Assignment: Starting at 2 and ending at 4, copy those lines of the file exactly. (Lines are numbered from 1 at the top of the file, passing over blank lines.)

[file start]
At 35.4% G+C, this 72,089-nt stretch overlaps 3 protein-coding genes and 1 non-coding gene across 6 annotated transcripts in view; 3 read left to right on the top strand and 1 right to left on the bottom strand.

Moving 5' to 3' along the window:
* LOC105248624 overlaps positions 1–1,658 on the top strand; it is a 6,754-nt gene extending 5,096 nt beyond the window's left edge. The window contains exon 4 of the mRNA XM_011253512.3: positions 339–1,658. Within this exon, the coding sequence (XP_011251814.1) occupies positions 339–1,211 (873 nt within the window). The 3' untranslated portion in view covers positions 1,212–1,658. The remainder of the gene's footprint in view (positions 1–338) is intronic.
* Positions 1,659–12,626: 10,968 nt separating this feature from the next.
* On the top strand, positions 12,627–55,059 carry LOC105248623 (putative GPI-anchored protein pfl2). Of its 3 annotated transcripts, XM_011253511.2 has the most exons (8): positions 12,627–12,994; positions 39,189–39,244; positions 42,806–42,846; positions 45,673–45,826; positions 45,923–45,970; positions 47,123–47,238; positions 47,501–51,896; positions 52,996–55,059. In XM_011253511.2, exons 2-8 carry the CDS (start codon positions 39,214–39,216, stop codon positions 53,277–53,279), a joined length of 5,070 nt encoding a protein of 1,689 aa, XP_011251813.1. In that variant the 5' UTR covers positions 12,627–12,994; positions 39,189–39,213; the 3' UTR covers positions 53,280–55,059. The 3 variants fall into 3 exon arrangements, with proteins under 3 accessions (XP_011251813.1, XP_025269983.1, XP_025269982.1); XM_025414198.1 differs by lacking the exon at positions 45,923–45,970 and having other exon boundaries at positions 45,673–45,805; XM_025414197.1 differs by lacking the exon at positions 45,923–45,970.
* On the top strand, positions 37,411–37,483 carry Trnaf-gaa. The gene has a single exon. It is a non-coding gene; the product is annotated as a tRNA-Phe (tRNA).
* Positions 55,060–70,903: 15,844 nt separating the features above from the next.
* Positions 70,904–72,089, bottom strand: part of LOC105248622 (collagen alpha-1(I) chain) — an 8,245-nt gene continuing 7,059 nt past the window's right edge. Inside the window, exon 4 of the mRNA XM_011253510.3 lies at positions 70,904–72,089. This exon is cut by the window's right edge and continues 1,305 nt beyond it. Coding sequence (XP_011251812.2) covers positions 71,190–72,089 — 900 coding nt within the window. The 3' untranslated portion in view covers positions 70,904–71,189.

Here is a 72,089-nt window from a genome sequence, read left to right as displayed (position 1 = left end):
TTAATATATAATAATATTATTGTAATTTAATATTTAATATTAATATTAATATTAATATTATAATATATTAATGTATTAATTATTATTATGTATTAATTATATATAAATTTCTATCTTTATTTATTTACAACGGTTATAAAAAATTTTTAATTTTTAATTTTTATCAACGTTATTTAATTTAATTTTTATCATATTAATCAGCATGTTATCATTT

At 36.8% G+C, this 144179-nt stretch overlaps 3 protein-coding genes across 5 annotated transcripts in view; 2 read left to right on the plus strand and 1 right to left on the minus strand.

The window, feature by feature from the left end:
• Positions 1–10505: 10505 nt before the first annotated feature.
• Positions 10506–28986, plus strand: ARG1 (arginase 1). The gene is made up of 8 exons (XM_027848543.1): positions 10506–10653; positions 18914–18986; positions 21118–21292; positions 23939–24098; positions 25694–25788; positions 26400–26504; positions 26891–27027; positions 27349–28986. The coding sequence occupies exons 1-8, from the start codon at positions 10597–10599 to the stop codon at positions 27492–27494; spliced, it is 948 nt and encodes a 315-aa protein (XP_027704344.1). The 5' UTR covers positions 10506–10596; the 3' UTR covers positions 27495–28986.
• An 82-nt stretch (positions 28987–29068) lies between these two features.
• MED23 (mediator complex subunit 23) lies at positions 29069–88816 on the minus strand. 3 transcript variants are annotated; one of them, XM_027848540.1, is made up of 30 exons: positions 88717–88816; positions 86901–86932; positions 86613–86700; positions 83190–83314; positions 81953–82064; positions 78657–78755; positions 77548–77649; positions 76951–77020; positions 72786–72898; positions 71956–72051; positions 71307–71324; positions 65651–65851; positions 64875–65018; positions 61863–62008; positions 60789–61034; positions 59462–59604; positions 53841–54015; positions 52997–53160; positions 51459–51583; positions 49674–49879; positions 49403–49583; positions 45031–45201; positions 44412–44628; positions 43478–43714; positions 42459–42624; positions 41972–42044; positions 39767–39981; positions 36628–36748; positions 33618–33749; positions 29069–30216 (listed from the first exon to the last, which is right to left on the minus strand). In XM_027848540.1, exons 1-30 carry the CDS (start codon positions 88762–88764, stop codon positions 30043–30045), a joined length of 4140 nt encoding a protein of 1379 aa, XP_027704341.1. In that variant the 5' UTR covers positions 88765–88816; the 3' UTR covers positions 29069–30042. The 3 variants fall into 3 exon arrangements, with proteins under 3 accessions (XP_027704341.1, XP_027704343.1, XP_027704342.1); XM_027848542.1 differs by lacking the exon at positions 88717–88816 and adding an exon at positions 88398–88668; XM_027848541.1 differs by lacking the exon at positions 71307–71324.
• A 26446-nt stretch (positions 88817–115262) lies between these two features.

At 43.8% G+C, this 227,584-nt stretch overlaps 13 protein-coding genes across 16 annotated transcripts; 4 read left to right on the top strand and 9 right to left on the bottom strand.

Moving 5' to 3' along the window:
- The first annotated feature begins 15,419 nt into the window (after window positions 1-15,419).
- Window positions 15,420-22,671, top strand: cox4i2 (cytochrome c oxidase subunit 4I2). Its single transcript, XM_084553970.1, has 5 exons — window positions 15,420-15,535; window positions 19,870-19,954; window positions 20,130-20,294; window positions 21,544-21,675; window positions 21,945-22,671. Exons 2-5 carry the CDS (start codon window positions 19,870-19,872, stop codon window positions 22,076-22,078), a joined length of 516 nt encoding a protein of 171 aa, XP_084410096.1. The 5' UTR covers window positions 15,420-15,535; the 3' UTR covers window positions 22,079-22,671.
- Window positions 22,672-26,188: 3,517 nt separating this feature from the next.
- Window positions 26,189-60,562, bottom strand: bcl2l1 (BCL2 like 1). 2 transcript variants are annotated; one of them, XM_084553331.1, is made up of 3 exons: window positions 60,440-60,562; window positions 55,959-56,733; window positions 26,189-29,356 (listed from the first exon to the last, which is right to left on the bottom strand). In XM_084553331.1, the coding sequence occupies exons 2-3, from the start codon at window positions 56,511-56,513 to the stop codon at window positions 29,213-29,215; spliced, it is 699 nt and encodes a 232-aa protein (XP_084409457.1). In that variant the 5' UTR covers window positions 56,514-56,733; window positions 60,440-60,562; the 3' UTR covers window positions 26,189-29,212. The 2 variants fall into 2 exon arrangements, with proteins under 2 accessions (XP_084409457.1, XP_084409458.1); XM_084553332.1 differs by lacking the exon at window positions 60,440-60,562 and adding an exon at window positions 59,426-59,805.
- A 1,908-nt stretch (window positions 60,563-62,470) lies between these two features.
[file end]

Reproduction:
Moving 5' to 3' along the window:
* LOC105248624 overlaps positions 1–1,658 on the top strand; it is a 6,754-nt gene extending 5,096 nt beyond the window's left edge. The window contains exon 4 of the mRNA XM_011253512.3: positions 339–1,658. Within this exon, the coding sequence (XP_011251814.1) occupies positions 339–1,211 (873 nt within the window). The 3' untranslated portion in view covers positions 1,212–1,658. The remainder of the gene's footprint in view (positions 1–338) is intronic.
* Positions 1,659–12,626: 10,968 nt separating this feature from the next.